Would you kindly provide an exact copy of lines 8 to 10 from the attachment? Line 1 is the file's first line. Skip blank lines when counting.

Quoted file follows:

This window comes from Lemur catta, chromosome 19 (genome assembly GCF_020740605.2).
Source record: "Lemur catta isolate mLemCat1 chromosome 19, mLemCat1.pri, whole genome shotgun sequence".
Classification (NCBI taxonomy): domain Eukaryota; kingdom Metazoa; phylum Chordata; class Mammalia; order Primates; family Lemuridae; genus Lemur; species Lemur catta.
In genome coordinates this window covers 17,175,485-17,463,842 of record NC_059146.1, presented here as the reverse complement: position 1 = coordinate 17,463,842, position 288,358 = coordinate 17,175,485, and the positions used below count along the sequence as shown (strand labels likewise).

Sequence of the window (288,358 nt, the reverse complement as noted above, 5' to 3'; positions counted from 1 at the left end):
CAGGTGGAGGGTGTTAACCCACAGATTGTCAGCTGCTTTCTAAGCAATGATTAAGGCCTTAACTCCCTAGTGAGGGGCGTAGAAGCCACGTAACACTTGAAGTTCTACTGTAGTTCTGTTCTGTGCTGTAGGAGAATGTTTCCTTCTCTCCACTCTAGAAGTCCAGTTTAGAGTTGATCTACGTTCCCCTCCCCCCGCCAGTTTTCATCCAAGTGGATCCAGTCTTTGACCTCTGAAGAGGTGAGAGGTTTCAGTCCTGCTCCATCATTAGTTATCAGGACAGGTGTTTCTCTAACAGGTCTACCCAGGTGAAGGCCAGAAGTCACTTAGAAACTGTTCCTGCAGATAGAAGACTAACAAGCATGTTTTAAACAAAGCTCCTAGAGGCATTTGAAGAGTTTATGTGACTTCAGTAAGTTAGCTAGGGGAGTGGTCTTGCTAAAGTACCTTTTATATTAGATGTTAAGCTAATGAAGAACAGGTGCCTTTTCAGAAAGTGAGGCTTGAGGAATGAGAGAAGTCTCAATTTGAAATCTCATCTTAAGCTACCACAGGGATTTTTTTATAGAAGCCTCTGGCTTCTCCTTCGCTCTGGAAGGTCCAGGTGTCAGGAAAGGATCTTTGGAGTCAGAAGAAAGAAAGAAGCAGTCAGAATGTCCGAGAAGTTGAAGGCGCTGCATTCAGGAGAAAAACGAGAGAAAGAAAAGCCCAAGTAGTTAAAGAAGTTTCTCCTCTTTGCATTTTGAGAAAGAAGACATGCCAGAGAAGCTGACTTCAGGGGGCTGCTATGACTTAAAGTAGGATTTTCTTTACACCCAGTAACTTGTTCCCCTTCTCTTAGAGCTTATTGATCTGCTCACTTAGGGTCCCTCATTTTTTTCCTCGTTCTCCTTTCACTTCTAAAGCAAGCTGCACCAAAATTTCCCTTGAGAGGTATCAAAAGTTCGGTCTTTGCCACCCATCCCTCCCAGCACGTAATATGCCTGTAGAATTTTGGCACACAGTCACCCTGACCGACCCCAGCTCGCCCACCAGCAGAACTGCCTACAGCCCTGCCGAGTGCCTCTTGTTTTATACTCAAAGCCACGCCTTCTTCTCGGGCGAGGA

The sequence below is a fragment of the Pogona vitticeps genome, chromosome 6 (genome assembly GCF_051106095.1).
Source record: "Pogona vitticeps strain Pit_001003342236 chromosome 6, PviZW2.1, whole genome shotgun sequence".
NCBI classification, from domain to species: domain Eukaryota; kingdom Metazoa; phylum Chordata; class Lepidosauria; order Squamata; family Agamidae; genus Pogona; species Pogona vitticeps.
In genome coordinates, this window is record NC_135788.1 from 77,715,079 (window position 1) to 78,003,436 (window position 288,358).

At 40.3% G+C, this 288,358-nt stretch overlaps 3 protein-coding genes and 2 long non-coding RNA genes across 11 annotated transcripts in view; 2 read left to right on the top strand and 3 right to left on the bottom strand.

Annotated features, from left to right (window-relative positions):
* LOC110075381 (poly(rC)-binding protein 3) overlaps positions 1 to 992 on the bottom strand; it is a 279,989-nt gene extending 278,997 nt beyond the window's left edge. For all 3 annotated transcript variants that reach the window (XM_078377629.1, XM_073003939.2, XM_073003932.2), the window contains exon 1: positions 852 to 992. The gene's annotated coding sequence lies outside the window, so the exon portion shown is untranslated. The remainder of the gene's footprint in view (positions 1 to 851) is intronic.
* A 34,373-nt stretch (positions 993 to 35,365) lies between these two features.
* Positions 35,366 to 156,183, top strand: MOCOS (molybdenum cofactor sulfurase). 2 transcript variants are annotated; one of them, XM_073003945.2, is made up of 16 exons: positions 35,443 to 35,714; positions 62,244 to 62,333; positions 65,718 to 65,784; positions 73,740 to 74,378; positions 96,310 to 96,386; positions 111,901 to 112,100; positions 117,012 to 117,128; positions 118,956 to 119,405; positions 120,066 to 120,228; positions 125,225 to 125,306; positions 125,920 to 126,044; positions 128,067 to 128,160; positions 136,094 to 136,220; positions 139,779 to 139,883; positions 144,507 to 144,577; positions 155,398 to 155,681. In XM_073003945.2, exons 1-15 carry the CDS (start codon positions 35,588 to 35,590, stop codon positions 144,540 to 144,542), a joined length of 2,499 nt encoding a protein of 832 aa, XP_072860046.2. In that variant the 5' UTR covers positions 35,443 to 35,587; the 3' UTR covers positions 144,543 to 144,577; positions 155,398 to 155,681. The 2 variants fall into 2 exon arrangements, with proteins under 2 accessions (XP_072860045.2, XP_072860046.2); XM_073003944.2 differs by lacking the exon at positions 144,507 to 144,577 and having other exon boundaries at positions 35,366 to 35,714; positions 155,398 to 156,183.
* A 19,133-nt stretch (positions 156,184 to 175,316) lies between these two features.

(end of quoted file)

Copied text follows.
Source record: "Pogona vitticeps strain Pit_001003342236 chromosome 6, PviZW2.1, whole genome shotgun sequence".
NCBI classification, from domain to species: domain Eukaryota; kingdom Metazoa; phylum Chordata; class Lepidosauria; order Squamata; family Agamidae; genus Pogona; species Pogona vitticeps.
In genome coordinates, this window is record NC_135788.1 from 77,715,079 (window position 1) to 78,003,436 (window position 288,358).